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British Muslim teacher denied entry to U.S. on school trip

The Guardian reports: A British Muslim schoolteacher travelling to New York last week as a member of a school party from south Wales was denied entry to the United States.

Juhel Miah and a group of children and other teachers were about to take off from Iceland on 16 February on their way to the US when he was removed from the plane at Reykjavik. The previous week, on the 10 February, a US appeals court had upheld a decision to suspend Donald Trump’s executive order that temporarily banned entry to the country from seven Muslim-majority countries.

The trip proceeded as planned but pupils and colleagues from Llangatwg comprehensive in Aberdulais were left shocked and distressed after the maths teacher, who had valid visa documentation, was escorted from the aircraft by security personnel.

The teacher’s employer, Neath Port Talbot council, has written to the US embassy in London demanding an explanation and the issue is being taken up by Welsh politicians.

A council spokesman said Miah was left feeling belittled at what it described as “an unjustified act of discrimination”. The council said the teacher is a British citizen and does not have dual nationality. [Continue reading…]

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Wilders at Dutch campaign launch vows to crack down on ‘Moroccan scum’

Reuters reports: Dutch anti-Muslim, anti-EU party leader Geert Wilders promised to crack down on “Moroccan scum” who he said were making the streets unsafe and urged the Dutch to “regain” their country as he launched his election campaign on Saturday.

Wilders was surrounded by police and security guards during a walkabout in Spijkenisse, part of the ethnically diverse industrial area surrounding the vast port of Rotterdam and a stronghold of his Freedom Party.

“Not all are scum, but there is a lot of Moroccan scum in Holland who makes the streets unsafe,” he told reporters, speaking in English. “If you want to regain your country, if you want to make the Netherlands for the people of the Netherlands, your own home, again, then you can only vote for one party.”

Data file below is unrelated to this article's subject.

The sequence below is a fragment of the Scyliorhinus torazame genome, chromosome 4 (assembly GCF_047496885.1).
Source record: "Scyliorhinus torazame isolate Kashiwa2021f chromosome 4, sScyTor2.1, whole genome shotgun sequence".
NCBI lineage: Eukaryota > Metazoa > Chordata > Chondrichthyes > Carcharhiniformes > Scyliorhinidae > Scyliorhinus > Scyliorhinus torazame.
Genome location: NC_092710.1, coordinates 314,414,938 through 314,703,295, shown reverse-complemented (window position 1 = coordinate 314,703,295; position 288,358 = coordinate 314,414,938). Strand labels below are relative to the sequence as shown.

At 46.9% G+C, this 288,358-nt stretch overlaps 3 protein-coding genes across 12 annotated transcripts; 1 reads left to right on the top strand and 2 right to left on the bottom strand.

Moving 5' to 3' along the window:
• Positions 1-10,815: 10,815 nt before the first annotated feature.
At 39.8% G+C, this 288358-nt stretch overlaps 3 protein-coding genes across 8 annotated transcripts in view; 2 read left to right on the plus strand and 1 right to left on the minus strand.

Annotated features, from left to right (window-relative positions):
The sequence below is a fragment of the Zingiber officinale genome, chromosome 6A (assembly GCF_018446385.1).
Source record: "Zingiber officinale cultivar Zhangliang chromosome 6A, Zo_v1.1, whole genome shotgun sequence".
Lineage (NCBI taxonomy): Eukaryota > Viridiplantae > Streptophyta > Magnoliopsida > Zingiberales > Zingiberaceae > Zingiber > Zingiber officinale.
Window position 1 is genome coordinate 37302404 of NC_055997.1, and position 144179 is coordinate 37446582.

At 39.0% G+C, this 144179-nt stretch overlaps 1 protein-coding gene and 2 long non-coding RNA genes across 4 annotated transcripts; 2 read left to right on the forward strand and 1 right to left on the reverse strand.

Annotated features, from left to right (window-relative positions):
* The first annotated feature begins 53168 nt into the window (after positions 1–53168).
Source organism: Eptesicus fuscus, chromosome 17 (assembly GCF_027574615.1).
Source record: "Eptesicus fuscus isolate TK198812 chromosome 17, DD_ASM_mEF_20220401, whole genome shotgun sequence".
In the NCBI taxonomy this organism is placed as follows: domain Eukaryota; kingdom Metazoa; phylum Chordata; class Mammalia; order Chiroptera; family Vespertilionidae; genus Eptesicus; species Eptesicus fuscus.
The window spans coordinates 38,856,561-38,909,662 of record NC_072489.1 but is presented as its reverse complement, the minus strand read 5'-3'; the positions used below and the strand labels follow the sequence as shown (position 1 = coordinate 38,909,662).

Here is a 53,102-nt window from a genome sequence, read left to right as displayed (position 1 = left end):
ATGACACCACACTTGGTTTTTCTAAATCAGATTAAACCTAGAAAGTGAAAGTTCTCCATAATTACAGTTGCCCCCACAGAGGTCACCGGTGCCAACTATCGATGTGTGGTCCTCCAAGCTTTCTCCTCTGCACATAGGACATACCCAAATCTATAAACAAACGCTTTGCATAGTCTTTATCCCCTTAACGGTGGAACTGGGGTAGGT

Crime by young Moroccans was not being taken seriously, added Wilders, who in December was convicted of inciting discrimination for leading supporters in a chant that they wanted “Fewer! Fewer! Fewer!” Moroccans in the country.

Wilders – who has lived in hiding since an Islamist murdered Dutch filmmaker Theo van Gogh in 2004 – pledges to ban Muslim immigration, close all mosques and take the Netherlands out of the European Union.

Many of his supporters at the Spijkenisse market, however, said they cared more about his social welfare policies.

“The most important thing for me is bringing the pension age back down to 65,” said Wil Fens, 59, a crane operator at the port.

Wilders hopes a global upsurge in anti-establishment feeling that has already helped to propel Donald Trump to the U.S. presidency and to persuade Britons to vote to quit the European Union will propel him to power in the March 15 parliamentary election.

A win for Wilders would boost French far-right leader Marine Le Pen and the Alternative for Germany party, both hoping to transform European politics in elections this year. [Continue reading…]

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John McCain on the survival of the West

 

Many of those of us who have an interest in and experience of living in non-Western cultures have a distaste for what can sound like sanctimonious and domineering claims about Western superiority.

What is superior about a civilization that built its strength through subjugating others? The failings of the West are easy enough to discern from a passing glance over world history.

Nevertheless, the value of open societies is currently being undermined from within, not by people who are promoting better alternatives but on the contrary mostly by those whose cynicism has festered deep within the only societies they have ever known.

To be concerned about the future of Western democracies does not require overlooking their failings but simply recognizing that if they fail, what will follow will without doubt be much worse.